Should Trump or Clinton Fear a Third Party “Spoiler”? Probably Not

Should Trump or Clinton Fear a Third Party “Spoiler”?  Probably Not

Gary Johnson and Jill Stein may not have much impact on either candidate's chances

With all eyes on Donald Trump and Hillary Clinton, pundits haven’t had much time to focus on third-party candidates Jill Stein of the Green Party and libertarian Gary Johnson.

Do they even matter?

To their diehard supporters they do.  But unless either candidate manages to secure 15% of the vote in national polling, neither will qualify for the nationally televised debates beginning next month.  And with comparatively little funding and only mild interest from the mainstream media their overall impact on the race is likely to be marginal.

Still, there is some fear among Democrats, especially, that Stein or Johnson or possibly both could siphon off enough votes from Clinton to tilt a close race in a battleground state to Trump.  Remember 2000?  Consumer advocate Ralph Nader’s 3% of the vote was thought by some to have allowed George W. Bush to prevail over Al Gore in Florida – allowing Bush to win the state and the White House.  And many Democrats have considered Nader a “spoiler” ever since.

But there are a number of fallacies associated with the “spoiler” thesis.  First, it’s not clear that third-party voters have “second-order” preferences among the candidates of the two leading parties.  If their preferred upstart candidates weren’t on the ballot, most Stein or Johnson supporters might just join the enormous ranks of registered voters in both parties who don’t even bother to show up on election day.

Second, there are other voters groups in the election whose preferences are just as important if not more important than the presumed influence of third-party voters.  Gore, for example, failed to galvanize the Hispanic vote in Florida, while Bush suffered setbacks with African-Americans.  It’s tempting and easy for mainstream parties to scapegoat third-parties for their own inability to rally their base or to prevent voter disaffection.

Even if we accept the spoiler thesis, current polling suggests that Stein and Johnson’s influence is mixed, at best.  Their presence may favor Trump by 1-4 points nationally, or Clinton, in a few cases by a slighter margin — or they may have no influence either way.   In individual states, their influence seems to run in two different directions.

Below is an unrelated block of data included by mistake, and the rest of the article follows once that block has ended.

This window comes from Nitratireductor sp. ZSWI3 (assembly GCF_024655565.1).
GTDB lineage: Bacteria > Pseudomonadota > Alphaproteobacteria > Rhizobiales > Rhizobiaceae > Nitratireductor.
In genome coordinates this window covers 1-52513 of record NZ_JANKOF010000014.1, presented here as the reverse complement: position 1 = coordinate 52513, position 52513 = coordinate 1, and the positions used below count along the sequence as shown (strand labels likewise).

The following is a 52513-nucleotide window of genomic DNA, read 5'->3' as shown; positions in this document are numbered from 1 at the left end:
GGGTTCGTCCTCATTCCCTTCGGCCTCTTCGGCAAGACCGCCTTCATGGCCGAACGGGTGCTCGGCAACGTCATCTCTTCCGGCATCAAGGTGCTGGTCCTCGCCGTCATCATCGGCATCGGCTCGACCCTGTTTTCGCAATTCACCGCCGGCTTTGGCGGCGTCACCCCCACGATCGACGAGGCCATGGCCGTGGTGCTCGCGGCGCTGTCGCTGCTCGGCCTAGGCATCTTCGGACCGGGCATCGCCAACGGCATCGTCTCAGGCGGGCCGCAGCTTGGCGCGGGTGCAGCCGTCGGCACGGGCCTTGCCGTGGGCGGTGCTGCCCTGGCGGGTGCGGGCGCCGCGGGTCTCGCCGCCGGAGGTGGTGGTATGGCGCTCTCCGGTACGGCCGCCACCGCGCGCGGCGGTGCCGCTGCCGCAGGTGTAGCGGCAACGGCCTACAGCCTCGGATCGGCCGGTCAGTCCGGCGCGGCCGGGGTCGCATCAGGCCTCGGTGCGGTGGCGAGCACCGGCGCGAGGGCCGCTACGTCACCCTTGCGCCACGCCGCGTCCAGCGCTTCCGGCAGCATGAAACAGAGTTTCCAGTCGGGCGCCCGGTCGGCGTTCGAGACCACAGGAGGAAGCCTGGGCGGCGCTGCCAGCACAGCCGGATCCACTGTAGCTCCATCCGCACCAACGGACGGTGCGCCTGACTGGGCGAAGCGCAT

I analyzed 15 of the last national polls over the past month and found the following results:  In 4 of the 15 polls, the spread between Clinton and Trump was exactly the same whether Stein’s and Johnson’s share was included or not.

In another 5 of the 15 polls, the difference either way was just 1%.  For example, in the just-released McClatchy/Marist poll, Clinton led Trump by 15 points in a head-to-head match-up.  With Stein and Johnson included, she led by 14 points, a marginal difference.

In the remaining 6 polls the margin was larger, and in all but one case favored Trump, but the difference in the spread never exceeded 4 points –well within the polling margin of error.  In other words, there’s really no evidence that Stein and Johnson are influencing the race nationally at all – at least in a statistical sense.

What about the state races?   Consider the two most important battlegrounds:  In Florida, Trump appears to gain by 1.2 points on average when all four candidates are considered. In Ohio, it’s the reverse:  Clinton gains by 1.6 points, on average.

So, even if you believe in spoilers in 2016, the direction of the spoil could well vary.

It’s worth keeping in mind that no third-party candidate in recent times has ever been popular enough to capture a single state.  In 1992, Texas businessman H. Ross Perot wound up with 19% of the vote, and Republicans to this day still believe he cost George H.W. Bush his re-election – in part, because Perot had urged his supporters to back Clinton as a second choice.

In fact, exit polling revealed that Perot voters would have split their allegiances evenly – casting more doubt on the the spoiler thesis.

So, do third-party candidates even matter?  In shaping the debate, perhaps.  And though third parties typically criticize both parties, their anti-establishment message would seem to reinforce the anti-incumbent message of the party out of power, especially in a change election.  Arguably, that’s what happened in 1992, giving Clinton a slight edge after three straight terms of GOP control.

But don’t look to Stein or Johnson to help Trump, at least not across the board.  And not unless the two candidates receive a lot more media attention than they are getting now.



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